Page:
New Delhi: India is to hand over four cranes to Iran to boost operations at the Chabahar port, seen as a gateway to landlocked Afghanistan and Central Asia and rivaling Pakistan’s China built Gwadar port.

While India handed over two cranes to Iran in last month, another two will be delivered to Chabahar port authorities by the end of this month and a third pair will be delivered by end June, Sanjay Bandopadhyay, additional secretary in the shipping ministry said on Friday. The official was one of four who briefed reporters on the Maritime India Summit to be held next week that will have a session on the development of Chabahar port.

Chabahar is a port in Iran that India first proposed to develop in 2003. It was seen as a strategic counter to Pakistan’s Gwadar port that has been developed by China. The development of the Chabahar port, however, has been delayed due to tensions between the US and Iran.

In its budget for 2021-22 unveiled on Monday, the Indian government has set aside 100 crores for the development of the port against the backdrop of the Trump administration giving way to the Biden administration. Former US president Donald Trump had adopted a “maximum pressure policy” against Tehran in its bid to re-negotiate the 2015 Iran nuclear pact. With the US targeting oil exports from Iran, India’s bilateral trade with Tehran during 2019-20 fell to $4.77 billion from $17.03 billion 2018-19, a contraction of 71.99%.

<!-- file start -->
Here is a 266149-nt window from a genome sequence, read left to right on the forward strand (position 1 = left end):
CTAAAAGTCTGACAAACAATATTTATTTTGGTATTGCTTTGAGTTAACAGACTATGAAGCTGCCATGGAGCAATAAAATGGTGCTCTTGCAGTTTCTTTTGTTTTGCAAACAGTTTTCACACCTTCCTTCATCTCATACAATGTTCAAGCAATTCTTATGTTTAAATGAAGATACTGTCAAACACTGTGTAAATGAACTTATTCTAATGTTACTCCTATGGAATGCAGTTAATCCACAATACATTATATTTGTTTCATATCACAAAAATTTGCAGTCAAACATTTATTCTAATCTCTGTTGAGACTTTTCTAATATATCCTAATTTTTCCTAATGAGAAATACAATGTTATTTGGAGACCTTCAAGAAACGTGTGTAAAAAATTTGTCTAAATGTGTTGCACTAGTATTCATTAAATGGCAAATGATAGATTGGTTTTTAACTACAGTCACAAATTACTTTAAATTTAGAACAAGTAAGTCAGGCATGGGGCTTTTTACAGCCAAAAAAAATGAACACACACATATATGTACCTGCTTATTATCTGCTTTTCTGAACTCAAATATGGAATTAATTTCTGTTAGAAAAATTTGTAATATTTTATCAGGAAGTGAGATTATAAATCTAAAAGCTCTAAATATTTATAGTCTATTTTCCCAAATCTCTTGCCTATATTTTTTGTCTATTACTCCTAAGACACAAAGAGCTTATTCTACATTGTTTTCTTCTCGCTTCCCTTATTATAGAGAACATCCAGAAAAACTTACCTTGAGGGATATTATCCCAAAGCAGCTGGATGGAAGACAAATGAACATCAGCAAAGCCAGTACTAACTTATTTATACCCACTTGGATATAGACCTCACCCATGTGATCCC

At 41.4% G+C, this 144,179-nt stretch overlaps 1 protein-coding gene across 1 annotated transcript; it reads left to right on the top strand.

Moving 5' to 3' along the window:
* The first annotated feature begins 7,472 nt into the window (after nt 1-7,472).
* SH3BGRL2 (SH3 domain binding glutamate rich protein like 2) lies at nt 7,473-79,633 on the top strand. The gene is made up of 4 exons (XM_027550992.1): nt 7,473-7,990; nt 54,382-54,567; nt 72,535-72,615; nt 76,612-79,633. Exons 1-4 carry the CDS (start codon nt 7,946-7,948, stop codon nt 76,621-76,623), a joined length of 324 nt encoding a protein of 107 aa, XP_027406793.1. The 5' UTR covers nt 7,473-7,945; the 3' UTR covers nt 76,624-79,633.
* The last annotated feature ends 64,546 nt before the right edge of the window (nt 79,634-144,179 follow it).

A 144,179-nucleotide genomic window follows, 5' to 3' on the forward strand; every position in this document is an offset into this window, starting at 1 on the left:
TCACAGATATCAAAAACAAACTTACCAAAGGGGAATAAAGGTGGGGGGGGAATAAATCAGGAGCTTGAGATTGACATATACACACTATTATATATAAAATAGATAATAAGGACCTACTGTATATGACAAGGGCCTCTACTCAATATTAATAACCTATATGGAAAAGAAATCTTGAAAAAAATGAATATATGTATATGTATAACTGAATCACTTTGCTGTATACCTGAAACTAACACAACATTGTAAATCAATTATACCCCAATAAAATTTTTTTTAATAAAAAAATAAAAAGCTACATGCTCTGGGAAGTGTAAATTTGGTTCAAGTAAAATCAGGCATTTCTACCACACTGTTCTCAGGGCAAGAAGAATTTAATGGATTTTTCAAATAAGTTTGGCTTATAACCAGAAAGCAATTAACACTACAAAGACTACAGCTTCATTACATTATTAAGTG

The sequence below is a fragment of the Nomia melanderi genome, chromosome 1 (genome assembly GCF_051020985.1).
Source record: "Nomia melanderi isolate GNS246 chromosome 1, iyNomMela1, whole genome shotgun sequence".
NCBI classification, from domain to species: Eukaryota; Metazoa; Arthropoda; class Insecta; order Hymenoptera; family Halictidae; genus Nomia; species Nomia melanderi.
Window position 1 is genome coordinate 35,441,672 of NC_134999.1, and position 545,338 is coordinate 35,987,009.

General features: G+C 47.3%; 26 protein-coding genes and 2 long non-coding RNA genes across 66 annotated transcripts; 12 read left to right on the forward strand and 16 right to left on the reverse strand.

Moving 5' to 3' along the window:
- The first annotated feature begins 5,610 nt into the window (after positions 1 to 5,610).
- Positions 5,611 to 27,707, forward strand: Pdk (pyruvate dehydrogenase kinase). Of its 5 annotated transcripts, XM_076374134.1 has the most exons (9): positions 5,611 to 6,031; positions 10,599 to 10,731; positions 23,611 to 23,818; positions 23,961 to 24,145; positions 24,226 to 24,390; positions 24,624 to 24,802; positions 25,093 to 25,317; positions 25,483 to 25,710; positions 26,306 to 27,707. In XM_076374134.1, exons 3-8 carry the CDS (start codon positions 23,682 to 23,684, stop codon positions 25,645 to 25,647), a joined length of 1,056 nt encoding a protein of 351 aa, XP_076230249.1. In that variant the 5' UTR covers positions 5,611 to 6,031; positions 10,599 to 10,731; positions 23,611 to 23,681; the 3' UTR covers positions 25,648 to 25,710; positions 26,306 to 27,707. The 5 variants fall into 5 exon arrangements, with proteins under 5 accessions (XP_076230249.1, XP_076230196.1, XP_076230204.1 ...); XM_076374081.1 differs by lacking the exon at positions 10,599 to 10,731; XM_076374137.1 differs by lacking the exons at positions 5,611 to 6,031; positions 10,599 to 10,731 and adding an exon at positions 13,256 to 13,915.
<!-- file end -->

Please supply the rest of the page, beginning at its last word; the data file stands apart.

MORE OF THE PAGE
According to Bandopadhyay, till 31 January, 123 vessels had berthed at the port that had handled 14000 TEUs (twenty foot equivalent units) of containers and 18 lakh tonnes of bulk cargo.

On 3 March, officials and ministers of Russia, Afghanistan, Iran, Armenia and Uzbekistan will be joining to discuss the Chabahar project and its linkage to the International North South Transport Corridor project. The INSTC is a 7,200-km-long multi-mode network of ship, rail, and road route for moving freight between 13 countries including India. The use of the Chabahar port and the INSTC will help cut travel time of goods by 40% and cost of transportation by 30%, Bandopadhyay said.

The development of port infrastructure, the use of free trade zones, industries that could come up there and multimodal transport connectivity are some of the issues to be discussed on 3 March besides first and last mile connectivity at Chabahar and along the INSTC.

Besides this session by the shipping ministry, India’s foreign ministry is planning another meeting on Chabahar that will have officials from Afghanistan, Iran, India and Uzbekistan participating in it. This is the second meeting of the group. The first such meeting took place in December.

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